CAA records and Subject Alternative Names

My website is hosted by Google’s Firebase Hosting. Google provision a certificate from Let’s Encrypt. The certificate is shared between many websites. My domain is one of about a 100 Subject Alternative Names on the certificate, I don’t own the rest.

What would happen if I changed the CAA record for my domain to forbid Let’s Encrypt from issuing certificates? Assuming CAA records are respected for Subject Alternative Names, I understand any request to renew the certificate would be refused. Would it take down the other websites? Would Google react and provision a certificate for the other domains excluding mine?


https://firebase.google.com/docs/hosting/custom-domain

Once domain ownership is verified we will provision an SSL certificate for your domain and deploy it across our global CDN. This process can take several hours.

Domains will be listed as Subject Alternative Names in the FirebaseApp SSL certificate.

Hi @mattme,

That's an interesting question! I think ultimately only Google/Firebase will be in a position to answer definitively.

From the perspective of the CA if you added a CAA record that forbade issuance by Let's Encrypt then it would appear as a distinct, but similar failure type to any authorization failure (e.g. if the HTTP-01 or TLS-SNI-01 or DNS-01 challenge response was invalid). I suspect a well designed integration like Google/Firebase likely have already has a mechanism in place to handle the case where 1 of the <100 SAN domains they are trying to issue for fails validation, and could handle it accordingly.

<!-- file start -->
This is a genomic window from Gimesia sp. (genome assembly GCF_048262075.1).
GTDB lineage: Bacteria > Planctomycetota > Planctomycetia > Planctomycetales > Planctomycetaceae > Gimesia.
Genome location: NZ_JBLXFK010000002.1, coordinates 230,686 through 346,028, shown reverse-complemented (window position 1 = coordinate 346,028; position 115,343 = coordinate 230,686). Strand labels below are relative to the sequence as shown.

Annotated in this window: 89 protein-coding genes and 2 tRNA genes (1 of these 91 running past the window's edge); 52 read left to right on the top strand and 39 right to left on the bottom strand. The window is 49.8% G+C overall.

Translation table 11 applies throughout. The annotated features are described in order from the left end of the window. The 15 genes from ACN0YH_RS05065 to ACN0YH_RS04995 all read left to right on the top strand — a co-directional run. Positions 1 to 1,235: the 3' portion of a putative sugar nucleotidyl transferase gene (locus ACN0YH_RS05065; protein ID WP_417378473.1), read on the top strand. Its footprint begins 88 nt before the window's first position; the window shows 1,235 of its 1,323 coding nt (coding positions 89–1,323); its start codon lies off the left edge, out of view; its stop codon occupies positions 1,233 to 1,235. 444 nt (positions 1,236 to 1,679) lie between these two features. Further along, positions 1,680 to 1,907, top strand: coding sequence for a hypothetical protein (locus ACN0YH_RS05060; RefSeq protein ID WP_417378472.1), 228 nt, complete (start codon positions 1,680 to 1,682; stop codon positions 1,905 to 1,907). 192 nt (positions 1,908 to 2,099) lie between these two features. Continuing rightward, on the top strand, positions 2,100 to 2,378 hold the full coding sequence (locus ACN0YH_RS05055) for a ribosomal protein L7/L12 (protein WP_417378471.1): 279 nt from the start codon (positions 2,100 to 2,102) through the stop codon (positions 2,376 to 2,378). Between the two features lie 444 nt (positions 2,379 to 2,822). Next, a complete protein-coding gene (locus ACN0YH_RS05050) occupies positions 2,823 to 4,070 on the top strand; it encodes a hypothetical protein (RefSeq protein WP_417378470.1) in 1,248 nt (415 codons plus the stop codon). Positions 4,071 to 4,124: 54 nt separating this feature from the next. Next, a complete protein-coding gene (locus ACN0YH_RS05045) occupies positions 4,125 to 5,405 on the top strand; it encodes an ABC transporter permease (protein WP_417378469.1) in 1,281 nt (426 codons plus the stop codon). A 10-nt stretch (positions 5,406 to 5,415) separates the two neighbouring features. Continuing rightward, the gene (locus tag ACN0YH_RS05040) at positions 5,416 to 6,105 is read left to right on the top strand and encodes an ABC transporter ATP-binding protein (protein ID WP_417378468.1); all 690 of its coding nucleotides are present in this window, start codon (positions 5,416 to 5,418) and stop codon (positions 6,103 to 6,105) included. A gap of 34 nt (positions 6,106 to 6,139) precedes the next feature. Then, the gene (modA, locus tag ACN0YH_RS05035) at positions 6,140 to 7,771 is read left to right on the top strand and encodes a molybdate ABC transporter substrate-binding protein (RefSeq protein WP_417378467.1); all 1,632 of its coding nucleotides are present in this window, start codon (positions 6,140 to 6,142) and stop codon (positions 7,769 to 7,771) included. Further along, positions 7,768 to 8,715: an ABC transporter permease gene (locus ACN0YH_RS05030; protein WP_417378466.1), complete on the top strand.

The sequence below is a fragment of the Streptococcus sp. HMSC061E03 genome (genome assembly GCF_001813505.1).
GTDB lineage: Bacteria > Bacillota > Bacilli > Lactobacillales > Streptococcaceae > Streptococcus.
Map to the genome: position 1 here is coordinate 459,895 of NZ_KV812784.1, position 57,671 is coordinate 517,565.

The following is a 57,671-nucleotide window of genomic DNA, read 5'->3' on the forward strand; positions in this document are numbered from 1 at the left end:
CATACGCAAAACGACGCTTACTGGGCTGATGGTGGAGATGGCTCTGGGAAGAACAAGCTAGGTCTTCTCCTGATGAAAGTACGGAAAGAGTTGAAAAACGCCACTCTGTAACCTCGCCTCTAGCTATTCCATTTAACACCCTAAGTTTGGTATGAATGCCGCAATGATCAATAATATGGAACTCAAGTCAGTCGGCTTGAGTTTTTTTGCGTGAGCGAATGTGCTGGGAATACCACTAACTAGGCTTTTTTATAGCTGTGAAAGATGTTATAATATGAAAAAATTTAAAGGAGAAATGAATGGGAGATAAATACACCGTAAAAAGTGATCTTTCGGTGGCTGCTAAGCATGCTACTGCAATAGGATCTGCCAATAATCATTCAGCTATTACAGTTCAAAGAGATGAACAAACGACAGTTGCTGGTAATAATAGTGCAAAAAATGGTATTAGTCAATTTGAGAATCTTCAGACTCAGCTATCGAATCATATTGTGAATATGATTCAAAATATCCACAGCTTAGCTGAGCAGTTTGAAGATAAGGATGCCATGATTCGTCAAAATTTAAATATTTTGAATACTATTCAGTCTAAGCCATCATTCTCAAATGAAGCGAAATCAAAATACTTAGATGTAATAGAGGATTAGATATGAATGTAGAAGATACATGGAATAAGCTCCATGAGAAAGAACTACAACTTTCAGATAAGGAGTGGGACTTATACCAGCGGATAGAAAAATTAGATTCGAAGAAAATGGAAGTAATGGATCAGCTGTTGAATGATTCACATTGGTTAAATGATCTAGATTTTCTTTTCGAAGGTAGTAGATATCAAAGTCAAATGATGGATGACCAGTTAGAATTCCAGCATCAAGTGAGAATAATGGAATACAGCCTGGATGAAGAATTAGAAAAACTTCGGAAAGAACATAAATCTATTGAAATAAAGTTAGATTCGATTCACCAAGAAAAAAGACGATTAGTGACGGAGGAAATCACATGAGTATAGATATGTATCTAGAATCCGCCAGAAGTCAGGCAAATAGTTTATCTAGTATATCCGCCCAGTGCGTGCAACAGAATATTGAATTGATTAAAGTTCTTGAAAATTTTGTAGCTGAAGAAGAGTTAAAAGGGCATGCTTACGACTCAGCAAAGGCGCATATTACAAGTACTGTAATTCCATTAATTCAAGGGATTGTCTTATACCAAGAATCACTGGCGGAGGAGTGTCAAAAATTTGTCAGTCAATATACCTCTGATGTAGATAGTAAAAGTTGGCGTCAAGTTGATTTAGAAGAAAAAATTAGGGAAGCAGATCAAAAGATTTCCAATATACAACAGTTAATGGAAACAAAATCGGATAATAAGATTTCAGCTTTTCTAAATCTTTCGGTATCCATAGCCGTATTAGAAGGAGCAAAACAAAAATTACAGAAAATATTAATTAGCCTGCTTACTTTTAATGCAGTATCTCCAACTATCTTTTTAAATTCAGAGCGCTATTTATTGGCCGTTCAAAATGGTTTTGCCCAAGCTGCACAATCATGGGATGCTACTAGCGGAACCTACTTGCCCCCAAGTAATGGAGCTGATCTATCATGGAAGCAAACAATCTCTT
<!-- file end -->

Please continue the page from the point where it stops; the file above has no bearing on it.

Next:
I don't know for sure! You could always ask your support rep :slight_smile:

You would not be able to get certificates issued if CAA does not allow for Let’s Encrypt certificates

Good may not deal with the failures gracefully. It all depends on how they write their clients

Andrei

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